Profession

Program targets senior emergency care

The first doctor has been named to the fellowship, which will begin in July.

By Jessica Diehl — Posted March 14, 2005

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In the hopes of helping pioneer a new medical subspecialty, New York Presbyterian Hospital/Weill Cornell Medical Center developed a one-year fellowship in geriatric emergency medicine.

While it is not the first program to expose emergency physicians to geriatric care, the Weill Cornell fellowship will try to go a step further. The fellowship will train emergency doctors to handle geriatric patients in emergency situations, with special attention on suturing and fracture reduction.

"We are trying to create a new discipline of geriatric emergency medicine," said Neal Flomenbaum, MD, emergency physician-in-chief at New York Presbyterian/Weill Cornell and professor of clinical medicine at Weill Cornell Medical College.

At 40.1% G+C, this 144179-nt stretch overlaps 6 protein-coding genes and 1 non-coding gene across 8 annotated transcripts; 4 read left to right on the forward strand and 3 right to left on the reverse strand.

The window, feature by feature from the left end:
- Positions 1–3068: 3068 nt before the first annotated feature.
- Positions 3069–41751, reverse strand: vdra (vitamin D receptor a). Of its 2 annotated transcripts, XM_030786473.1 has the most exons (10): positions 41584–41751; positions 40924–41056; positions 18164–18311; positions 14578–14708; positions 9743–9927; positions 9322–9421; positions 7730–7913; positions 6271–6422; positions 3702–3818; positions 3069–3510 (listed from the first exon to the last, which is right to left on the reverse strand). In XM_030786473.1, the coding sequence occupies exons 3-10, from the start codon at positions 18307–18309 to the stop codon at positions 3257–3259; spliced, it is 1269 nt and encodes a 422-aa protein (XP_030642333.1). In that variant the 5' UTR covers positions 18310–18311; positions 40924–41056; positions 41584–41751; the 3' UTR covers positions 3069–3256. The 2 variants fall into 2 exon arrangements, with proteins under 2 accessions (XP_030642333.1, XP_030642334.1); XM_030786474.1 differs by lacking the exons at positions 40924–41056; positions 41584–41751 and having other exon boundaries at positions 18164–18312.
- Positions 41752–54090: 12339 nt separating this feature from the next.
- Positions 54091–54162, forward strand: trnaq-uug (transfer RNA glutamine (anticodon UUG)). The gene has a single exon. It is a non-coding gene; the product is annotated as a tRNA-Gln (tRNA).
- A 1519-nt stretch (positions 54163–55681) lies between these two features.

Through the fellowship, Dr. Flomenbaum said, the school hopes to demystify an older patient's vague symptoms and ultimately improve the patient's quality of life.

"The bottom line is the population is not only growing older, they're living longer and better, and we need to address their needs and not write them off," Dr. Flomenbaum said. "It's a different 90-year-old now than it was two years ago. We would like to train people to think about emergencies in that age group and how to treat people in that age group."

Emergency physician Michael Stern, MD, has been chosen as the first fellow for the program slated to begin in July. He graduated from Weill Medical College at Cornell University and is completing an emergency medicine residency at Bellevue Hospital/New York University Medical Center.

"When Dr. Flomenbaum came to me with this idea, it intrigued me a lot in a sense that this is a growing population in terms of demographics. They represent a large percentage of the people we see in the emergency room," Dr. Stern said.

If emergency physicians are better able to manage older patients' injuries, he said, patients have a better chance of continuing to lead the lives they did before the incidents that sent them to emergency departments.

"Because we often see them first in the ER, it seems the perfect place to combine geriatrics and emergency medicine," Dr. Stern said.

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